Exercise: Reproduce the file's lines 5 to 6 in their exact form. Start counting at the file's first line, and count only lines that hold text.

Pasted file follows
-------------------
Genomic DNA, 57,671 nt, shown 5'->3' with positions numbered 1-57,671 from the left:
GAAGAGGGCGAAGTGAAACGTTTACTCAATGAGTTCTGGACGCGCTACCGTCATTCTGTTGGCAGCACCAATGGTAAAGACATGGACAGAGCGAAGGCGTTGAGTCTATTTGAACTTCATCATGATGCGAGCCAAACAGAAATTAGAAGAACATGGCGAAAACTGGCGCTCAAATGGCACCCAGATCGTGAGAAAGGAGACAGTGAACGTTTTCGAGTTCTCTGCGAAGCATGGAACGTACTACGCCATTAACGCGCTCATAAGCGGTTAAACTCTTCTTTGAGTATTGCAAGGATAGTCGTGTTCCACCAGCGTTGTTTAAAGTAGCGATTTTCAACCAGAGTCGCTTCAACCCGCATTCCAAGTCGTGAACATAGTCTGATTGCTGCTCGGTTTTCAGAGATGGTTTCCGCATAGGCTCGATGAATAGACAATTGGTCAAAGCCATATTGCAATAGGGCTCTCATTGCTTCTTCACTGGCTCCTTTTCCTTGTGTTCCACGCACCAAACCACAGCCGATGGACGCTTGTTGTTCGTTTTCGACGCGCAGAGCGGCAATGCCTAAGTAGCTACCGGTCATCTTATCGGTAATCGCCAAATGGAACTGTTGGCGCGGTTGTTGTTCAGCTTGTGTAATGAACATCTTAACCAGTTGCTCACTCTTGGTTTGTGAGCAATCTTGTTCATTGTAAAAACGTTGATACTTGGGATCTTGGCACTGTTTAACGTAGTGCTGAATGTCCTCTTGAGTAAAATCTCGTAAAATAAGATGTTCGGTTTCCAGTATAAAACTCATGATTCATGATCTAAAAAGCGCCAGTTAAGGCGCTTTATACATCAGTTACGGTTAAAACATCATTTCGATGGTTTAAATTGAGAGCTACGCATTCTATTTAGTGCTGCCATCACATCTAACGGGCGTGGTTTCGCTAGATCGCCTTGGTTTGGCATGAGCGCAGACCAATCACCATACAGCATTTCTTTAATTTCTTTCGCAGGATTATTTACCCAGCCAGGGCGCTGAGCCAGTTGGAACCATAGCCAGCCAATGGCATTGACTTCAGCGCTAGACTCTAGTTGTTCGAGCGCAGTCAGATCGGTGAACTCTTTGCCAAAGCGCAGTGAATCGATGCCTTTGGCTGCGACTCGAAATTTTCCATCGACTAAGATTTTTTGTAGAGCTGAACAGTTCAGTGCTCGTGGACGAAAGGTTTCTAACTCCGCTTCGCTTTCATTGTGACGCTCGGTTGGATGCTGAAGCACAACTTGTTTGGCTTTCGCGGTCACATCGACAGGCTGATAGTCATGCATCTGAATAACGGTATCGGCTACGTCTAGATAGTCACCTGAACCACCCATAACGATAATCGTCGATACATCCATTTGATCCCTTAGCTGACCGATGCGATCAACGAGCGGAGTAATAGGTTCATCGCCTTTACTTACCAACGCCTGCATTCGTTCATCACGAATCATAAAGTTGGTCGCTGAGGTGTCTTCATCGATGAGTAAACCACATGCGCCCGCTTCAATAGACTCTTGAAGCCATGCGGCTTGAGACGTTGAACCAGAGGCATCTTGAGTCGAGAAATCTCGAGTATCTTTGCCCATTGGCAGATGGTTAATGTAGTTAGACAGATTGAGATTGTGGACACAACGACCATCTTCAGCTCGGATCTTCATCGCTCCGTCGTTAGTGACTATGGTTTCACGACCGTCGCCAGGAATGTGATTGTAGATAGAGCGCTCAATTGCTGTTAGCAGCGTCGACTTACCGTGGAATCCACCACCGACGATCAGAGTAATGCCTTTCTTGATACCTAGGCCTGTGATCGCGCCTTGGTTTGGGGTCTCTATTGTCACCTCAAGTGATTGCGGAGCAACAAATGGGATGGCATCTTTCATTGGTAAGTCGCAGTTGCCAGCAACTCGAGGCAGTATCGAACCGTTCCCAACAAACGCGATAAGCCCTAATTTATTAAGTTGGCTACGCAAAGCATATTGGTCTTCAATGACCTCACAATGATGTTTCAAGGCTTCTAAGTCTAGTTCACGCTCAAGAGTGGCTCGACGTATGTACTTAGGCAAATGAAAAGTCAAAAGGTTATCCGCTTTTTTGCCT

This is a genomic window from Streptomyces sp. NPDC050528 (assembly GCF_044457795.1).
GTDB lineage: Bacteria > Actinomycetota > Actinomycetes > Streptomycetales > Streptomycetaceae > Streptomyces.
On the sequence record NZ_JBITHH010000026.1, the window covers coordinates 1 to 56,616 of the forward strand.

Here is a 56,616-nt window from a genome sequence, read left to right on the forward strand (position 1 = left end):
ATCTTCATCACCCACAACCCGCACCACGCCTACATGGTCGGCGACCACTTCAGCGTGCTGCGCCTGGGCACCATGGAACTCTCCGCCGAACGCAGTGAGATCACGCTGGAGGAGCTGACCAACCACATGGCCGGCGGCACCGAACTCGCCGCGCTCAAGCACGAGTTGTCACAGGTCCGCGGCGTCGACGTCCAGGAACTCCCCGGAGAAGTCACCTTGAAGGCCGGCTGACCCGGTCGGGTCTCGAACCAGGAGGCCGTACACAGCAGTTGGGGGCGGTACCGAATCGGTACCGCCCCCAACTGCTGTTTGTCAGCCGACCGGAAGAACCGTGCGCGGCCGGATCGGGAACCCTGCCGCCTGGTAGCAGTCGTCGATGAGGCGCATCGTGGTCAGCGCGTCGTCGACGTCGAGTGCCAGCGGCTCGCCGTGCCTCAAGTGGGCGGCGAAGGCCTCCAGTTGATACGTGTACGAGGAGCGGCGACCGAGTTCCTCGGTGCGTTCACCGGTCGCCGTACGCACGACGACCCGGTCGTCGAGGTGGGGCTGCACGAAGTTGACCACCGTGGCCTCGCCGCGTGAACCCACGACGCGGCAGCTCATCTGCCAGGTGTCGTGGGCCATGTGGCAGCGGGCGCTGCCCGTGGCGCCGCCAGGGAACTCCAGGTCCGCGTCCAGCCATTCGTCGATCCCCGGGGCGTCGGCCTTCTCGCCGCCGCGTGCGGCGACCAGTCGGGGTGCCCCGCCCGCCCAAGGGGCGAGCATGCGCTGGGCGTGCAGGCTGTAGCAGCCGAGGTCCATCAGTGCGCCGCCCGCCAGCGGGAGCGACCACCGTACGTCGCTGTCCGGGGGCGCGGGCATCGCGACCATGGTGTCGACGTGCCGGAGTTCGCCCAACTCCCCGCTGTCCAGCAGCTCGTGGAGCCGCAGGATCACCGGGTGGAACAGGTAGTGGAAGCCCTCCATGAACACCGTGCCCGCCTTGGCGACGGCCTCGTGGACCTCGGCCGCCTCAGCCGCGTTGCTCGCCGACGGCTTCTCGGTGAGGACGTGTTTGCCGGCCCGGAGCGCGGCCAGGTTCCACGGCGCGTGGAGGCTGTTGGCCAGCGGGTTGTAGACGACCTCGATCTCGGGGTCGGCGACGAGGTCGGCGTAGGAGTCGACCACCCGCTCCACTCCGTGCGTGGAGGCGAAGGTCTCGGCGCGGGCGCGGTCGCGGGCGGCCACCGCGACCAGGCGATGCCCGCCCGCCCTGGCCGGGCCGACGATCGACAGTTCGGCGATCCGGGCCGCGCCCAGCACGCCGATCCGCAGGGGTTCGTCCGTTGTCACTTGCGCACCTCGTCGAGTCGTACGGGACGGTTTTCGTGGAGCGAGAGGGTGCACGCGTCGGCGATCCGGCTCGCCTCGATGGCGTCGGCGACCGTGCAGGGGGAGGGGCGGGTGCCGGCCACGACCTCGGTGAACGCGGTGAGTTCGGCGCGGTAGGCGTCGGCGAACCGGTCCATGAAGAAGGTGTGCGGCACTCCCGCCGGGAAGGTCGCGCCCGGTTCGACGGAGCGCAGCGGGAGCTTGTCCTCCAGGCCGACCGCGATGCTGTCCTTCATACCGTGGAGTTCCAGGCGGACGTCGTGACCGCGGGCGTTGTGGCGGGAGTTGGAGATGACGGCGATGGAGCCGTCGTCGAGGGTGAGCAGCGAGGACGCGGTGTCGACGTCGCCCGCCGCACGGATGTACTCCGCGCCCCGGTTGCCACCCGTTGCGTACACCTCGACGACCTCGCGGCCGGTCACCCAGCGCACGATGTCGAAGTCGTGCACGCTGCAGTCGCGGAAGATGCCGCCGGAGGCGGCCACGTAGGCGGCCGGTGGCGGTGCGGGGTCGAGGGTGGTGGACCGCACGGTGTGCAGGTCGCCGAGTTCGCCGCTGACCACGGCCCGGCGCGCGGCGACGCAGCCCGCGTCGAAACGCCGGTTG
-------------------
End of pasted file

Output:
On the sequence record NZ_JBITHH010000026.1, the window covers coordinates 1 to 56,616 of the forward strand.

Here is a 56,616-nt window from a genome sequence, read left to right on the forward strand (position 1 = left end):